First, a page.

The following is reposted from the AAUP website:
On November 13, 2015, the AAUP filed with the American Federation of Teachers an amicus brief before the US Supreme Court arguing that the payment of agency fees by non-members in collective bargaining unions to support union representation is constitutional. The case started when the plaintiffs, sponsored by organizations seeking to weaken unions, sued the California Teachers Association and a local California school district seeking to invalidate agency fee provisions in the collective bargaining agreement, arguing that agency fee clauses in the public sector violate the First Amendment. On June 29, 2015, the Supreme Court granted certiorari, and thereby agreed to hear the appeal. The AAUP amicus brief argues that collective bargaining, supported by the agency fee system, significantly benefits the educational system, and that removal of the ability to charge agency fees would upset the balance set by the states and burden the rights of union members.
Agency fee has been deemed constitutional since the Supreme Court’s 1977 decision in Abood v. Detroit Board of Education. Last year in Harris v. Quinn, the Supreme Court declined to overrule Abood, although the Court raised questions regarding its vitality. Anti-union groups brought the Friedrichs case in California and pushed it through the courts. In the Supreme Court, the Friedrichs plaintiffs have advanced the argument that all agency fee arrangements in the public sector violate the First Amendment as they compel non-members to pay for activities that they believe address matters of public concern. The plaintiffs also argued in the alternative that even if some agency fee system is unconstitutional, the current opt-out system of charging agency fee payer in California is unconstitutional.
The Supreme Court accepted two questions for review: (1) Whether Abood v. Detroit Board of Education should be overruled and public-sector “agency shop” arrangements invalidated under the First Amendment; and (2) whether it violates the First Amendment to require that public employees affirmatively object to subsidizing nonchargeable speech by public-sector unions, rather than requiring that employees affirmatively consent to subsidizing such speech.
Given the questions before the Court there are several potential outcomes. First, the Court could answer “no” to both questions, and leave the law status quo. Second, the Court could answer the first question in the affirmative, and it would overrule Abood and prohibit agency fee in the public sector. This would impose a right to work style system nationwide in the public sector. (This would render the second question before the Court moot.)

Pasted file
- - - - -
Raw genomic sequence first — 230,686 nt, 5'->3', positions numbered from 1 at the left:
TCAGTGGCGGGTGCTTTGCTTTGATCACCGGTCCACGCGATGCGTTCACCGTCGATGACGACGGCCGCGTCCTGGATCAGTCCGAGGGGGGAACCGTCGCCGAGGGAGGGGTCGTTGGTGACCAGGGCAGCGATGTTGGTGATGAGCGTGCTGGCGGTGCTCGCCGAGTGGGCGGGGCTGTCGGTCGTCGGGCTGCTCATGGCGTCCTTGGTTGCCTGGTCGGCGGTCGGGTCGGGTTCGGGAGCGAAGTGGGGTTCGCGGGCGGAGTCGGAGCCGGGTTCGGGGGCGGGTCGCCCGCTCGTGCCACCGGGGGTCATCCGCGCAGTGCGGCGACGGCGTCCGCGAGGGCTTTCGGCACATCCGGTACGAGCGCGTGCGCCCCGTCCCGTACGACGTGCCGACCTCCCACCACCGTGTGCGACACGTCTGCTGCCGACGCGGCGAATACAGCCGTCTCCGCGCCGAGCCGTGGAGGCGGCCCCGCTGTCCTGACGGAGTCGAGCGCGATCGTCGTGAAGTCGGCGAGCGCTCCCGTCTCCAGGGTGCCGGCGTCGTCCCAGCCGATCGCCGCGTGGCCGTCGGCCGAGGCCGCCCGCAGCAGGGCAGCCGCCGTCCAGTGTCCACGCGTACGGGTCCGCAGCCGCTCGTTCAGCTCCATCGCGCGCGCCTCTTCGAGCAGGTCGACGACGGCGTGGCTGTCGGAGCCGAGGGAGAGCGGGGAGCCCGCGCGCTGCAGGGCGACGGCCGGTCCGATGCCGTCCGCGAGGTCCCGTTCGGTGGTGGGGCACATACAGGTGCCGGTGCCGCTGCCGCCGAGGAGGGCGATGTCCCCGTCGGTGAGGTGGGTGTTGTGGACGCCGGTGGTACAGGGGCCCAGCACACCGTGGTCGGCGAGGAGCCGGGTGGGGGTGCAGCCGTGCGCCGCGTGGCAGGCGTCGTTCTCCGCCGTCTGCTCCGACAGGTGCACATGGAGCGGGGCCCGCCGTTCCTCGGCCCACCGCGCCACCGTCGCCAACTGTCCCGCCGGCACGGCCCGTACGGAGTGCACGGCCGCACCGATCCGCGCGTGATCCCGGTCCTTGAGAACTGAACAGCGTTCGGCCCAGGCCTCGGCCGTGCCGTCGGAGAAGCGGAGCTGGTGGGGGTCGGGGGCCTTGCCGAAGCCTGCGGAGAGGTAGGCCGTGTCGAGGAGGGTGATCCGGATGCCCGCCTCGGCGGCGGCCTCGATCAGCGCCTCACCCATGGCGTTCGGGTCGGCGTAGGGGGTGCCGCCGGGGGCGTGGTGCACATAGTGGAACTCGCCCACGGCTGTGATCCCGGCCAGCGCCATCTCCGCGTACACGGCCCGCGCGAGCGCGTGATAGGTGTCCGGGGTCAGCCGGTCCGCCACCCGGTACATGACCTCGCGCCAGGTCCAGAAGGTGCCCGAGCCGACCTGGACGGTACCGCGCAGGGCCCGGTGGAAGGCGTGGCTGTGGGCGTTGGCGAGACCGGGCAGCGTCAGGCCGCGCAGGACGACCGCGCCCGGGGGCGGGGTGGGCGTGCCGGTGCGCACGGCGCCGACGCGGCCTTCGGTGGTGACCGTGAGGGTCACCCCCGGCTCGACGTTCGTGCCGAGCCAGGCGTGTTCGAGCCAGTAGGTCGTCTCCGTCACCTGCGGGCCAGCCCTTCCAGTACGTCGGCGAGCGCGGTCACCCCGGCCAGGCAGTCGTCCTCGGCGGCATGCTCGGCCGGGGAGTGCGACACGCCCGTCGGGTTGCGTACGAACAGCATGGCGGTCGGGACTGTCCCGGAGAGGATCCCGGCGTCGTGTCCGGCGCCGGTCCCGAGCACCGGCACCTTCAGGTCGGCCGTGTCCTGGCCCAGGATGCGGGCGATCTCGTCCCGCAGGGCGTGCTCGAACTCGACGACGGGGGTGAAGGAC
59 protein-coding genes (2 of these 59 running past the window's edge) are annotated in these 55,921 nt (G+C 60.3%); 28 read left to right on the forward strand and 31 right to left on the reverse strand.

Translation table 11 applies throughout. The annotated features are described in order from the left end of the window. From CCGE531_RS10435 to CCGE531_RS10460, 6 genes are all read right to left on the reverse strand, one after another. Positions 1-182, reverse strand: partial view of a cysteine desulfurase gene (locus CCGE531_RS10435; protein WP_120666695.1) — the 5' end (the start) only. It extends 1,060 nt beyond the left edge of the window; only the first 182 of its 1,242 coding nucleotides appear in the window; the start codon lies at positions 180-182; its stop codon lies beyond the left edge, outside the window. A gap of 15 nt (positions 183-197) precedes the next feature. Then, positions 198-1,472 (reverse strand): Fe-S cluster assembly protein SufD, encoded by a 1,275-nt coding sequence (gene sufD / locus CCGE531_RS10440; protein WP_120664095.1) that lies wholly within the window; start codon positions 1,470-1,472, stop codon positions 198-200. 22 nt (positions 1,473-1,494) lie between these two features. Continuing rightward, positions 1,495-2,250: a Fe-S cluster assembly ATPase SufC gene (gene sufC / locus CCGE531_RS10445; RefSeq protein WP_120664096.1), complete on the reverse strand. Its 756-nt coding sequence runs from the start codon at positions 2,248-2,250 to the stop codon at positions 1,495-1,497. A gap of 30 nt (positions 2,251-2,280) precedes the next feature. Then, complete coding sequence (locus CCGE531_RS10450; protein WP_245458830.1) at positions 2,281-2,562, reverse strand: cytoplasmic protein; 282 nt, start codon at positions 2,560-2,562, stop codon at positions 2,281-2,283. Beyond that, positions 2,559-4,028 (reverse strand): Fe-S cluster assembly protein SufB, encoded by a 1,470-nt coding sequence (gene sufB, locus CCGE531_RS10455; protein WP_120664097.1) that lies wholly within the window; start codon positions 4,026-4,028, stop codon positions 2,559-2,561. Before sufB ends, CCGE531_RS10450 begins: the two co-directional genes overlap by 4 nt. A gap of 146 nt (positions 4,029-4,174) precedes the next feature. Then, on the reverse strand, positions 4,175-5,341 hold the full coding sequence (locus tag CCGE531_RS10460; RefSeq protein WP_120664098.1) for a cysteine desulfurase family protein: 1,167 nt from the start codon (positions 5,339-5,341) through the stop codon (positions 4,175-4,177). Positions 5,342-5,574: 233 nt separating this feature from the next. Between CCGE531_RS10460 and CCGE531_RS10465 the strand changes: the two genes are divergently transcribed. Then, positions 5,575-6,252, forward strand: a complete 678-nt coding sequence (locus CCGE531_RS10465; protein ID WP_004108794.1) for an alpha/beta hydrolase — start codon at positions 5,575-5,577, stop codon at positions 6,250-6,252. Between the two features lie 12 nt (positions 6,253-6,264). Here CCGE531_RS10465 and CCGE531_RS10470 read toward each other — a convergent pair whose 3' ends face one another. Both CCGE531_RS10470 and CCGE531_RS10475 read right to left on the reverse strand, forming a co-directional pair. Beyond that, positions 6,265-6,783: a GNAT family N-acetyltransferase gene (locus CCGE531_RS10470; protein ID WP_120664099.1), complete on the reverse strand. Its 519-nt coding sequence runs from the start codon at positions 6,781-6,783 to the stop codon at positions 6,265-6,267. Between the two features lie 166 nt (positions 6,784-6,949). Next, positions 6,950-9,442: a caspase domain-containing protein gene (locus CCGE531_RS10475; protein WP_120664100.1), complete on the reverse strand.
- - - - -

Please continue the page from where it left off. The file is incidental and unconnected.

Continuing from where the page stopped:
Third, the Court could answer the first question “no”, thereby allowing agency fee, but could answer the second question “yes”. The second question addresses the current law in California and some other states regarding agency fee payers and objectors. Under the current law, non-members can be charged a rate equivalent to full union dues unless they affirmatively object. Once a non-member formally objects, they can only be charged the agency fee rate. This creates an “opt-out” situation in which non-members must affirmatively opt out to pay the lower agency fee rate. If the Court answered the second question “yes”, then agency fee would still be permissible, but all non-members would be considered objectors automatically and could therefore only be charged the lower agency fee rate.
Finally, in answering the questions, the Court could leave some charges for agency fee standing, while substantially changing the amount that can be permissibly collected. For example, the Court could narrow the types of activity for which agency fees can be charged, such as by excluding from chargeable activity work such as bargaining for tenure or pay. It is difficult to anticipate what such a ruling would look like.
The AAUP/AFT brief supports the charging of agency fees and provides examples from AAUP higher education chapters of the benefits of the agency fee system. The brief provides strong arguments in favor of the agency fee system including that agency fees are an essential component of the states’ management of some of their most important institutions; that petitioners’ facial, all-or-nothing challenge to all aspects of every agency fee ever charged anywhere, on the basis of no record at all, should be rejected on its face; and that to the extent the court entertains petitioners’ facial claim, it must account for petitioners’ failure to challenge the underlying regime of exclusive representation in collective bargaining. The brief explains that “fair share fees are . . . used to fund a wide range of other activities that promote the state’s compelling interest in providing students a high quality education and directly benefit nonmembers.” Thus, based on the significant benefits provided by agency fees, compared to the minimal burdens, charging agency fees to non-members does not violate the First Amendment.
To access the brief in full go to http://www.aaup.org/sites/default/files/FriedrichsBrief.pdf